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Posted on January 21, 2020

This newsletter includes: Running Non-Restricted and Restricted State Functions in BRMS How often should I IPL my IBM i? ODBC Access with Client Solutions Determining When a SAVSYS and Other IBM i Save Commands Were Performed on a System Video: Display the Firmware on your Power System FSP Webinar: Everything Your Business Partner Should Be Doing for You Upcoming Events 2019 went by as fast as a blink of the eye (no pun intended), but what will 2020 bring for IBM i? First, 2019 was a good year for IBM

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Oh Where Oh Where Can My System Save Information Be…? With its unique integrated architecture, the IBM i system has many inherent strengths, not the least of which is fully baked-in and robust save/restore functionality.  When you save an object on the system such as a file or a data area or a program in a user library with commands such as SAVLIB or SAVOBJ, the system will inform you on the “when” and the “where” of the save of that object by displaying the saved date/time of the object

Posted on January 20, 2020

I’ve been asked several times in the last few weeks about ODBC drivers for IBM i and how to obtain them for a PC running Client Solutions. There are actually a number of pieces to the IBM i Access puzzle that are nowhere to be found in the base ACS “installation,” so I thought I’d take a minute to revisit how ACS is structured by IBM for those who might be looking for something specific. The Client Solutions base package, which includes the 5250 emulator and even the SQL scripting

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I recently answered a Facebook group thread about the frequency of doing an IPL. A couple of people said it’s a best practice to do one every week. One even said it was an “IBM best practice.” Of course, there’s no supporting documentation to support that claim. I’m sure it was an offhand remark by an IBM CE in 1997 while he or she was replacing a 4 GB disk drive. But a weekly IPL as a best practice? I completely disagree. Why? Performance. Database performance specifically. The SQL Plan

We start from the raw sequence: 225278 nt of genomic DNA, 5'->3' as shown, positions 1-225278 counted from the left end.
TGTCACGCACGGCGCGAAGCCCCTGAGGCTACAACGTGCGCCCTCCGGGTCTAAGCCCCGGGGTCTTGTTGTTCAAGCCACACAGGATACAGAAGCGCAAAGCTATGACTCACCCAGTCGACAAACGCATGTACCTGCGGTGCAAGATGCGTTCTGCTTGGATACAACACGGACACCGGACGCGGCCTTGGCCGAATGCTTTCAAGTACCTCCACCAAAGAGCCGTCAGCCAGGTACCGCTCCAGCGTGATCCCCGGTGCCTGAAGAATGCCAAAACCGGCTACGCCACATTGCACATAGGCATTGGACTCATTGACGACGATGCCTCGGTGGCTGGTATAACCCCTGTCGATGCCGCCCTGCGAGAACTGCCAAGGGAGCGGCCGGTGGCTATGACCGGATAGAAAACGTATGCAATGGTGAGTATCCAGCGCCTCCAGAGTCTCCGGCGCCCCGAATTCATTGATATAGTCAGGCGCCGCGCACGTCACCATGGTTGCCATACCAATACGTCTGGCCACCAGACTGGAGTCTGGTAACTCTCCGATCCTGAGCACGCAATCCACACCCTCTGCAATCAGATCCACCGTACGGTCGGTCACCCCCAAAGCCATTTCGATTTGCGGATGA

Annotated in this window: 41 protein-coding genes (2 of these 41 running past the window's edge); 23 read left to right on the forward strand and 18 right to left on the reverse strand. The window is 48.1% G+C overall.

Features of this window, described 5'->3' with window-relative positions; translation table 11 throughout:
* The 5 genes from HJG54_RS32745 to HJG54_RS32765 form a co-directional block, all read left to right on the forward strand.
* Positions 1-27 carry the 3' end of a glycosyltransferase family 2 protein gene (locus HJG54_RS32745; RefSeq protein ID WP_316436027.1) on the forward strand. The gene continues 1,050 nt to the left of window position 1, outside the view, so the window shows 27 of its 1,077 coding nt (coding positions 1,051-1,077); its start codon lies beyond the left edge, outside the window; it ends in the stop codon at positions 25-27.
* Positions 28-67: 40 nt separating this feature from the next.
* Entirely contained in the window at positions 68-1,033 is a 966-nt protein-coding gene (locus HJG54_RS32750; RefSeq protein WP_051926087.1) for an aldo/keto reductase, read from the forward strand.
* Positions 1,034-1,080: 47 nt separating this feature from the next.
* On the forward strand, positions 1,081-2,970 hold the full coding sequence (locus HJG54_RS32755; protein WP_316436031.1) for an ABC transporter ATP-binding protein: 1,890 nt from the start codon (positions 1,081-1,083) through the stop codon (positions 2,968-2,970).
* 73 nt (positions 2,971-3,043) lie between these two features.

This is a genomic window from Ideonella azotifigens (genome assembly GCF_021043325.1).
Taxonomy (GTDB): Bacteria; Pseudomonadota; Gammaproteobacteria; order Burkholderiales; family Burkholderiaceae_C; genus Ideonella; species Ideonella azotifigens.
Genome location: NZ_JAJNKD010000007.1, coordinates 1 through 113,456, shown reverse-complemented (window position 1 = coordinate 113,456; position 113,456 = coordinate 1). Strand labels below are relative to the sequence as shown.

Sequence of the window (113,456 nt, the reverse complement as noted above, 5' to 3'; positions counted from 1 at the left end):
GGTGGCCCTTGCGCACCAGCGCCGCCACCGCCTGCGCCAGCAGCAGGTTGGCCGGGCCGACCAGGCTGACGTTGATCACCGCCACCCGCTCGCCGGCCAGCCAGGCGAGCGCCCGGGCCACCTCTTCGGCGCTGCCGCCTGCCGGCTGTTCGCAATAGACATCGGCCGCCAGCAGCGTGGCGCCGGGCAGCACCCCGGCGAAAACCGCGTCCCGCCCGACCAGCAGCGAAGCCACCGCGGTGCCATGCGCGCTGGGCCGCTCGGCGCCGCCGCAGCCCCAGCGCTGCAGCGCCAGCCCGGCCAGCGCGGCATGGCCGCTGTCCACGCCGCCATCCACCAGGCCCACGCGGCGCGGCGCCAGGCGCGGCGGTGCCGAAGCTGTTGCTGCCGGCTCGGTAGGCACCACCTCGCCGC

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When using BRMS control groups (WRKCTLGBRM), it is possible to add user commands using the *EXIT option for the backup item. These commands can run many different backup items or end/start applications. First and Last *EXIT If used, these are processed outside of the control group. The first *EXIT is the pre-control group exit that runs before any of the control group attributes are run (signing off users, ending subsystems, holding job queues, and so on). The last *EXIT is the post-control group and is run after all entries in

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As 2019 comes to a close, we wish to thank you for allowing iTech Solutions to be part of your team.  We hope that our IBM i newsletters, Webinars, Customer Slack Channel, and Podcasts have been educational and informative for you, and that you have learned from them.  We encourage and like to get feedback on what other things we can add to make them more helpful to our customers, and others who read them. Look for even more to come this year in 2020. We have continued our growth

Posted on December 18, 2019

People are always asking me how often they should be performing PTF maintenance, and when is the right time to upgrade their operating system. Let’s look at PTFs. First, PTFs are Program Temporary Fixes that are created by IBM to fix a problem that has occurred or to possibly prevent a problem from occurring. In addition, sometimes PTFs add new functionality, security, or improve performance. Therefore, I am always dumbfounded as to why customers do not perform PTF maintenance on their machine at least quarterly. If IBM has come out

Posted on December 3, 2019
Posted on November 20, 2019